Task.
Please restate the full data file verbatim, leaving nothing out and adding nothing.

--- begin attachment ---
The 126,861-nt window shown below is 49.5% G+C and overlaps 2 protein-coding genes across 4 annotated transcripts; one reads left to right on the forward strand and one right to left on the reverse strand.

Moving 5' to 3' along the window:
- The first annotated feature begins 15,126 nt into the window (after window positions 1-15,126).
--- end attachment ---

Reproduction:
The 126,861-nt window shown below is 49.5% G+C and overlaps 2 protein-coding genes across 4 annotated transcripts; one reads left to right on the forward strand and one right to left on the reverse strand.

Moving 5' to 3' along the window:
- The first annotated feature begins 15,126 nt into the window (after window positions 1-15,126).